October’s Ag Report: King Cotton Starts his Journey to Market

With the green fields all over the Borderland erupting in puffy, white blooms, it’s the yearly reminder that Cotton is still King in El Paso County.

The fact is, El Paso County is the largest producer of Pima (Extra Long Staple) Cotton in the State of Texas. This week, El Paso County farmers began the process of harvesting the sought-after crop.

Believe it or not, the El Paso area has been compared to the Nile Valley because of the high quality cotton produced in the area. Although, El Paso is known for Pima Cotton, area farmers also grow Upland (short staple) cotton as well.

This year, El Paso County farmers planted 16,241.60 acres of cotton. This may seem like a lot, but in good water years, when full allotmentsIMG_15981 of water are given, this number can be closer to 30,000 acres of cotton.

With a dry autumn so far, weather conditions have been very favorable for cotton harvest.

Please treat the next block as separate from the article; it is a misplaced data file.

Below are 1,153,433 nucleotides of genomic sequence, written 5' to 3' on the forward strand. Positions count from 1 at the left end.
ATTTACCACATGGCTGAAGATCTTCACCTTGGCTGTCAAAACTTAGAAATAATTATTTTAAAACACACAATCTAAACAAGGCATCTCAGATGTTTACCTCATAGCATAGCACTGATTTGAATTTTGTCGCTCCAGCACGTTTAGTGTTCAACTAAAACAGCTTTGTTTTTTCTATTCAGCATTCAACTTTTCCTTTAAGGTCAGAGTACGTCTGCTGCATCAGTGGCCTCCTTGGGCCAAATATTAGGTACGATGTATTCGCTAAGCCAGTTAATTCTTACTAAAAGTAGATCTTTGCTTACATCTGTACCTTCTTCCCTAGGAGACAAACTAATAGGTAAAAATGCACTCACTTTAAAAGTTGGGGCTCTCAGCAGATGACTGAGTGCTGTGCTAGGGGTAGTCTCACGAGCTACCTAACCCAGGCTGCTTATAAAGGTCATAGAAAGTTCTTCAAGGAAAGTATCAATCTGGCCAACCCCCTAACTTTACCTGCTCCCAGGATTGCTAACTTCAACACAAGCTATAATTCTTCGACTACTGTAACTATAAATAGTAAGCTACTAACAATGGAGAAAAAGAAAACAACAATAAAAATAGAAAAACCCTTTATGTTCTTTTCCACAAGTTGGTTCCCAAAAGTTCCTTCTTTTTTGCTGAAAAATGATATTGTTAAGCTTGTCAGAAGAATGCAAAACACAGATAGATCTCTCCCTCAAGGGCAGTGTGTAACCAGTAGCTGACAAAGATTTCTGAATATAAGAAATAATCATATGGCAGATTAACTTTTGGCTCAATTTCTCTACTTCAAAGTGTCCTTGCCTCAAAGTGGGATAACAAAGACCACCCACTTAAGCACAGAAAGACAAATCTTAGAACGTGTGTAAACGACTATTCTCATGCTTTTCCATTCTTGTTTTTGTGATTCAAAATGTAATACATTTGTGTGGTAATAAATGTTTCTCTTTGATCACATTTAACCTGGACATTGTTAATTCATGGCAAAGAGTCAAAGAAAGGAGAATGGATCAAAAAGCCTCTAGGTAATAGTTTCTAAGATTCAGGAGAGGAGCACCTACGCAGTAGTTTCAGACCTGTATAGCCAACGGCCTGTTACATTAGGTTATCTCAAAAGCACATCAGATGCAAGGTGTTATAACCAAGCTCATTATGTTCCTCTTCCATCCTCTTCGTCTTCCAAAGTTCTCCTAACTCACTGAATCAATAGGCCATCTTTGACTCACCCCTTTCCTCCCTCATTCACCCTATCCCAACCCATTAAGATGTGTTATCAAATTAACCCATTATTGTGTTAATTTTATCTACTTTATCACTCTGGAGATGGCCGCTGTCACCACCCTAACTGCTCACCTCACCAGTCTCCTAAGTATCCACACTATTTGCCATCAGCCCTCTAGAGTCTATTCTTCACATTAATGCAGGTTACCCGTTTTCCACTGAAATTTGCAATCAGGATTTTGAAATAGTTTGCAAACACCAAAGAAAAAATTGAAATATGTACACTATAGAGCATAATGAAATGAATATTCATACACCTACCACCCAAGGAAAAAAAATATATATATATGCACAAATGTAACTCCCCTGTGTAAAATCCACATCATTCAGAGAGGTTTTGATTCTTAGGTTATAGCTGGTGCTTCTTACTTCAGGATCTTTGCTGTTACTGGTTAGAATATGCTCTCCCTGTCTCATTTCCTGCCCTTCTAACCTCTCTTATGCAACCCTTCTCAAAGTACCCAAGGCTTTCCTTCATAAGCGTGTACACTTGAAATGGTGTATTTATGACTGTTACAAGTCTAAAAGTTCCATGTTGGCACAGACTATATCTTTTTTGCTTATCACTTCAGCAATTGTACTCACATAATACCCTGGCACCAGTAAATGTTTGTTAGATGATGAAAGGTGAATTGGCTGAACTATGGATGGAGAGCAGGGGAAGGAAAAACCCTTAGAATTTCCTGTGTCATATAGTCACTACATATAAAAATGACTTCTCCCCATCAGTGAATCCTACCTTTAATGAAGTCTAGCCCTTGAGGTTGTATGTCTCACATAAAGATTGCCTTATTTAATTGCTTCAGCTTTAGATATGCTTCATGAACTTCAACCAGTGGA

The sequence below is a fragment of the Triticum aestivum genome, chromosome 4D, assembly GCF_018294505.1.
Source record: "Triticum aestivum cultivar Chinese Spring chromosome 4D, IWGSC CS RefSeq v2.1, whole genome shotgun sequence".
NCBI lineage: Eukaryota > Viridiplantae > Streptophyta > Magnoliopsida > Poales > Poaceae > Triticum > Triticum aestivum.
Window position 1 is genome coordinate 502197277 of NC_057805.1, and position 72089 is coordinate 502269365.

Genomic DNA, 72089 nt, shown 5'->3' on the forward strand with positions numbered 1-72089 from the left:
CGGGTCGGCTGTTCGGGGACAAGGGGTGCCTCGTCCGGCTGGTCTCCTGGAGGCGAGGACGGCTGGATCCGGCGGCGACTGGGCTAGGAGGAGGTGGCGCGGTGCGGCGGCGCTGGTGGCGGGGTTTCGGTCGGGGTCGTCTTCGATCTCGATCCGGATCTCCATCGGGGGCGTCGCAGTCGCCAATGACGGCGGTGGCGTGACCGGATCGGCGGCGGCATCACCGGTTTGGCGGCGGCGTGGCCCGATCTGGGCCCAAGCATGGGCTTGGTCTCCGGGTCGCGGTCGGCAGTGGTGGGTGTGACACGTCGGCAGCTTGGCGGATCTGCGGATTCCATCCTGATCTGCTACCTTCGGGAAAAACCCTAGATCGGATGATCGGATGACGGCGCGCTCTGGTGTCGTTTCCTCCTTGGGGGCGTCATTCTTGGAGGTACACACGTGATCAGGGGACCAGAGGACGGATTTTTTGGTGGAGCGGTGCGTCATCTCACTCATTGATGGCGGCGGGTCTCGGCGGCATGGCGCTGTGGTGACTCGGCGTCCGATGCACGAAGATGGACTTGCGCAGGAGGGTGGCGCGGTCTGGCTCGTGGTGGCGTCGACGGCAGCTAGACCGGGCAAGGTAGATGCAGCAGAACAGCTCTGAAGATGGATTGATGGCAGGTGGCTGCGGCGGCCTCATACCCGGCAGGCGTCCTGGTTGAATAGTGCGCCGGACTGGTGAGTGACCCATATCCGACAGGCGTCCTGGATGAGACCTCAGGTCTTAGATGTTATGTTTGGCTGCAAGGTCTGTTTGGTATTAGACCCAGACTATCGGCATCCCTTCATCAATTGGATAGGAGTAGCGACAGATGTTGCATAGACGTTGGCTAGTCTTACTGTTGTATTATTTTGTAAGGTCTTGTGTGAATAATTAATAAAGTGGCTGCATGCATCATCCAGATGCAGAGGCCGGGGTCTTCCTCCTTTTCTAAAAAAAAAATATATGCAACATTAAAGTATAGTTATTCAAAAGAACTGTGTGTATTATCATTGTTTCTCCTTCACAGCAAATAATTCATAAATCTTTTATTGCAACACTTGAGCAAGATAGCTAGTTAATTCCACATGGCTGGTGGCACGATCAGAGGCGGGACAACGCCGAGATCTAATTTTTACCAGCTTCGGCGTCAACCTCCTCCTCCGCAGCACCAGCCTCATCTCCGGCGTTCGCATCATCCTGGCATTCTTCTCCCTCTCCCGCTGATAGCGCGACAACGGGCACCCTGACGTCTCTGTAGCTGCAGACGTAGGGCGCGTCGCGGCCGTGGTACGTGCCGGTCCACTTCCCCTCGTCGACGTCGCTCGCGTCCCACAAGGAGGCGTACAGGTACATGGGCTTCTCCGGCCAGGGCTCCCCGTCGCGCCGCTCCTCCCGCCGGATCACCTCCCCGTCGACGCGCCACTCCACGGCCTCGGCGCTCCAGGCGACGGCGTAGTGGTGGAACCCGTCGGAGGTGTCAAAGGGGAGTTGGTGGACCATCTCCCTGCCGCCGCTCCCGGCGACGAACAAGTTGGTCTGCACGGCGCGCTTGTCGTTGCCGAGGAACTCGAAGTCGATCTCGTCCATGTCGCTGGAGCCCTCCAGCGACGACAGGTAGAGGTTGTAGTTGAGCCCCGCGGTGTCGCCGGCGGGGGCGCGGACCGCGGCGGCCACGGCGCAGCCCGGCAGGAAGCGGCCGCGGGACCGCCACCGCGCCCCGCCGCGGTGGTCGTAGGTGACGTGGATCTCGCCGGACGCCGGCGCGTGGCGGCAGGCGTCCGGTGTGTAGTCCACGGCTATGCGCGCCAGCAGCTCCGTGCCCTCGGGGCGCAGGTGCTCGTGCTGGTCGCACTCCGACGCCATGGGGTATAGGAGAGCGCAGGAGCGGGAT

Upon harvest, cotton is hauled to the Cotton Gin – defined as, “a machine for separating fibers of cotton from seeds.”  At one time, cotton gins were nearly as common as gas stations throughout the Borderland and Texas; with some towns playing host to three or four gins well into the 1970’s.

Now, the Valley Gin Company, commonly referred to as the “Super Gin” in Tornillo is now the only Cotton Gin in El Paso County. The Valley Gin meets the needs of El Paso and Hudspeth County farmers, and has received cotton from other West Texas counties as well.

Gil Jones, General Manager at the Valley Gin anticipates ginning around 40,000 bales of cotton this year, 2/3 of this would be Pima Cotton. For those who are not familiar, a bale is 500 lbs. of ginned cotton.

The Valley Gin will start the ginning process Tuesday and will gin cotton well into January. El Paso County farmers have earned a great reputation of being “top notch” producers of Cotton, and continue to prove it year after year.

This year’s cotton harvest will continue through December, possibly even into January.

Author: Orlando Flores – County Extension Agent; Agriculture & Natural Resources

Texas A&M Agrilife Extension Service – El Paso County